Ancestors of Mandy Willard
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and Ann Maria ELDRIDGE (1798-1877)
Stephen Whiteman and
Ann Maria Eldridge married by banns on 10 June 1820 at the parish
church of St. Mary's in Udimore,
Sussex. They were married by the curate John Myers.
The witnesses to their marriage were William Eldridge
(marked), Ally Petter and John Grant (parish clerk).
(They were not my direct ancestors. Stephen was the nephew of my 4x
Stephen Whiteman was baptised on 1 January 1797 in Udimore, Sussex.
He was the son of William
Whiteman (1773-1852) and
(c1767-1847). He died aged 98 years (as per his death
certificate and headstone) on 4 June 1890 at Speed Street in Liverpool,
Sydney, Australia and was buried at the Wesleyan Cemetery (now Pioneer's
Memorial Park) on 6 June 1890. His headstone was still standing as
at 1999 and is just off Macquarie Street. His cause of death was
senile decay and the informant of his death certificate was his
granddaughter Emily Green.
From 1843 to 1844 Stephen was the
publican of the "Cottage of Content" in Liverpool, NSW. Then from
1845 to 1848 the was the publican of the "Union Inn", Bigge Square,
Liverpool, NSW. Between 1868 and 1890 he was bricklayer, plasterer
and builder in Liverpool, NSW. He made his
will on 2 May 1872.
Ann Maria Eldridge was born on 4 November 1798 in Icklesham, Sussex.
She was the daughter of William Eldridge
(1759-1838) and Ann (c1753-1830). Her mother was a widow when
she married William in 1788. Ann Maria died on 3 July 1877 at
Whiteman's Building, Liverpool and was buried the next day at the
Wesleyan Cemetery, Parramatta. William H.
George officiated at her funeral. Her
death was registered by her granddaughter Emily Gilbert.
The couple emigrated to Australia on board the barque "Augusta Jessie",
arriving in Sydney on 11 October 1837. Also with them were 5 of
their children: Ann Maria, Thomas, Eliza, John and Emily
Elizabeth. Stephen's brother John and his family were also with
Please click on the above photographs for a larger view. They have
been provided by Ian Wright.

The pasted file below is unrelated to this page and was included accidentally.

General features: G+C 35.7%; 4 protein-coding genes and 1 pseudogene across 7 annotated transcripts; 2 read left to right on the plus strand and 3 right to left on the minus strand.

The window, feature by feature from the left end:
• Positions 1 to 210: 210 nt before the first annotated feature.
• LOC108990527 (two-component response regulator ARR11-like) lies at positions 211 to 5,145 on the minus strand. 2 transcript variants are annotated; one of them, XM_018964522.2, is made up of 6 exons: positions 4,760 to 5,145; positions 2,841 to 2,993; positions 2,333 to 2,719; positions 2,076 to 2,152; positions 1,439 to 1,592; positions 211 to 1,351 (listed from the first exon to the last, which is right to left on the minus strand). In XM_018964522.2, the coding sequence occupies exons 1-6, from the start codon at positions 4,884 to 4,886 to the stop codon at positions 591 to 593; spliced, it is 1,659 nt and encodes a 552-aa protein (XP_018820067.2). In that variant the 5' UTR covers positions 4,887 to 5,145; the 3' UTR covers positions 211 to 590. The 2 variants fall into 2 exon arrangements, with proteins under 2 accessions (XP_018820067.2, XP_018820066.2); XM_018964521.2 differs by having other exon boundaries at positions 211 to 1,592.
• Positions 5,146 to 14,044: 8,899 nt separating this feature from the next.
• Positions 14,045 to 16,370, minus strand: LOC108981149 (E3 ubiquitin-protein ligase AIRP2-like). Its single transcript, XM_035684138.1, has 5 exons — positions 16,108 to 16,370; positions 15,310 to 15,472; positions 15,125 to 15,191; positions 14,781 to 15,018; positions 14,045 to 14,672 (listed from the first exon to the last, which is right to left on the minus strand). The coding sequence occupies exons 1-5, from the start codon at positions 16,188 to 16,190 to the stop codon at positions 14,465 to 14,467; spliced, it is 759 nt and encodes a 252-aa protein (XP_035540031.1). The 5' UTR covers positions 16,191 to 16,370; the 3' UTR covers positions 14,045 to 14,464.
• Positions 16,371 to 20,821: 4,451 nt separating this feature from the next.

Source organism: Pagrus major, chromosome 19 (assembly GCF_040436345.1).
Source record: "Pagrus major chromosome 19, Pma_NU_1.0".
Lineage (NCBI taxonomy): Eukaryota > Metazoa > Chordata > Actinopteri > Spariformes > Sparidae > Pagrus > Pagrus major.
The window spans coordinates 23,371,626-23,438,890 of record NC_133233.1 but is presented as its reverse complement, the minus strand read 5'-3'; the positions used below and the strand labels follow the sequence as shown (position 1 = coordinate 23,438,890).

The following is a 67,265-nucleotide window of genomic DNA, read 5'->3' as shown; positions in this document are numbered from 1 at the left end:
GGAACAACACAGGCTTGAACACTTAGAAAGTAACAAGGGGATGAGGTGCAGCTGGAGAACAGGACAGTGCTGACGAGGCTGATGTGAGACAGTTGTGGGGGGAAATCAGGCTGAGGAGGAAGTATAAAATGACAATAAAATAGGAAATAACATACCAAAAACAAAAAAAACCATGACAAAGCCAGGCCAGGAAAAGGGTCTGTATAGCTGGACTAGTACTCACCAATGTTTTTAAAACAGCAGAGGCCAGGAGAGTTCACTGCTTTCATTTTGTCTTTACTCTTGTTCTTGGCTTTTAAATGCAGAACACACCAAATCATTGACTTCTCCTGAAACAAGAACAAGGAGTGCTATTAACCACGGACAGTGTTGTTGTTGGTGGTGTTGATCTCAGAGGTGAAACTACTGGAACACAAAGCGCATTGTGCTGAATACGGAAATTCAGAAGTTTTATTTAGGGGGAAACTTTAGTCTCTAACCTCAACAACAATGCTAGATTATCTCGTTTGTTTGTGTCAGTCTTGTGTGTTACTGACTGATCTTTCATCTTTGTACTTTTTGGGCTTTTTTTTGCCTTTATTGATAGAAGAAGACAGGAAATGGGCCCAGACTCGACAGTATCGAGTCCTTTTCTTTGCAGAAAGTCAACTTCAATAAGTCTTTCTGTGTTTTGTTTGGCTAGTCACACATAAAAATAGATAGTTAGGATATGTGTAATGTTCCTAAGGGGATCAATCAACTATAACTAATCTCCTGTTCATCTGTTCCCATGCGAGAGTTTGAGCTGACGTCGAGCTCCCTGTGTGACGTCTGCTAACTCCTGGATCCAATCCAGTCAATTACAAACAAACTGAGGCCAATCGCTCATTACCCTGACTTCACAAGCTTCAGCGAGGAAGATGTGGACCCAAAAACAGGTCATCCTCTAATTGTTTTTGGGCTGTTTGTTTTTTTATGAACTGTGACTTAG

From left to right, reputed to be the Whiteman's, but Ian has no way of
checking; the next three photos were taken by Ian and are of
Stephen's headstone; St. Luke's Tower; and the interior of St. Luke's.
Stephen Whiteman and Ann
Maria Eldridge had 8 known children:
Ann Maria Whiteman was baptised on 15 October 1820 in
Udimore, at which time her father was a labourer. It was noted in
the "Augusta Jessie" surgeon's log that she was suffering from "Fibrus
Continua" from 5 to 10 July 1837.
She was named as a beneficiary in her father's will.
Ann Maria married John Gilbert by banns on 21 February 1839 at St.
James Church of England in the County of Cumberland, Sydney, Australia.
John was then a widower and Ann Maria a spinster and they were both of
the parish. They were married by Edward Rogers
the officiating minister. The witnesses to their marriage were
Stephen Whiteman and Eliza Whiteman
who were both of the parish and living in Elizabeth Street, Sydney.
John and Ann Maria had the following children:
Helen Eliza Gilbert was born on 3 February
1840 at St. John's, Parramatta.
Charles Henry Gilbert was born on 28 November
1841 at St. John's, Parramatta.
Emily Matilda Gilbert was born on 19 January
1843 at St. John's, Parramatta.
John W. Gilbert was born on 8
March 1844 in Sydyney.
Between 1859 and 1872 Ann Maria married Mr. Lavender.
(Ian has checked the NSW BD&M records and nothing was found.)
Thomas Whiteman was baptised on 3 February 1822 in
Udimore, at which time his father was a bricklayer. He married
Sarah J. Weeks
in 1841. (They have their own page.)
Harriet Whiteman was baptised on 1 February 1824 in
Udimore and buried there on 9 January 1825, aged 11 months. The
baptism register recorded that her father was a labourer.
Eliza Whiteman was baptised on 27 February 1825 in
Udimore. She died on 11 July 1896 in Dungog and was buried on 13
July 1896 at C/E Sect. Anley's Flat Cemetery, Dungog, NSW. She was
named as a beneficiary in her father's will.
Eliza married Stephen Neate Dark on 19 February 1841 at
St. Luke's Church of England in Liverpool,
New South Wales.
Stephen was born in 1814 and died in 1872. He was the son of
Stephen Dark and Sarah Neate. He
was a miller.
From 1842 to 1848 the family lived at "Gostwyck", Paterson river, North
of Paterson, NSW. Between 1849 and 1855 they living in Dungog,
NSW. Then from 1855 to 1863 they lived at "Hua Tsa", 132 King
Street, Clarencetown, NSW. From 1865 to 1872 they were at Store,
Cnr Dowling and Mackay Streets, Dungog.
Stephen and Eliza had the following children:
Catherine Emily Dark was born on 5 December 1841
and baptised on 7 January 1842 at St. Lukes in
Stephen Whiteman Dark was born on 10 February 1844
at "Gostwyck" at Paterson River.
John Brougthon Dark was born on 19 August 1845 at "Gostwyck".
Sarah Eliza Dark was born on 24 January 1847 at "Gostwyck".
Ann Elizabeth Dark was born on 3 May 1849 in Dungog,
Ebenezer Dark was born on 26 May 1851 in Dungog.
Henry Charles Dark was born on 4 May 1853 in Dungog.
Albert Edward Dark was born on 7 February 1855 in
George Neate Dark was born on 2 October 1857 in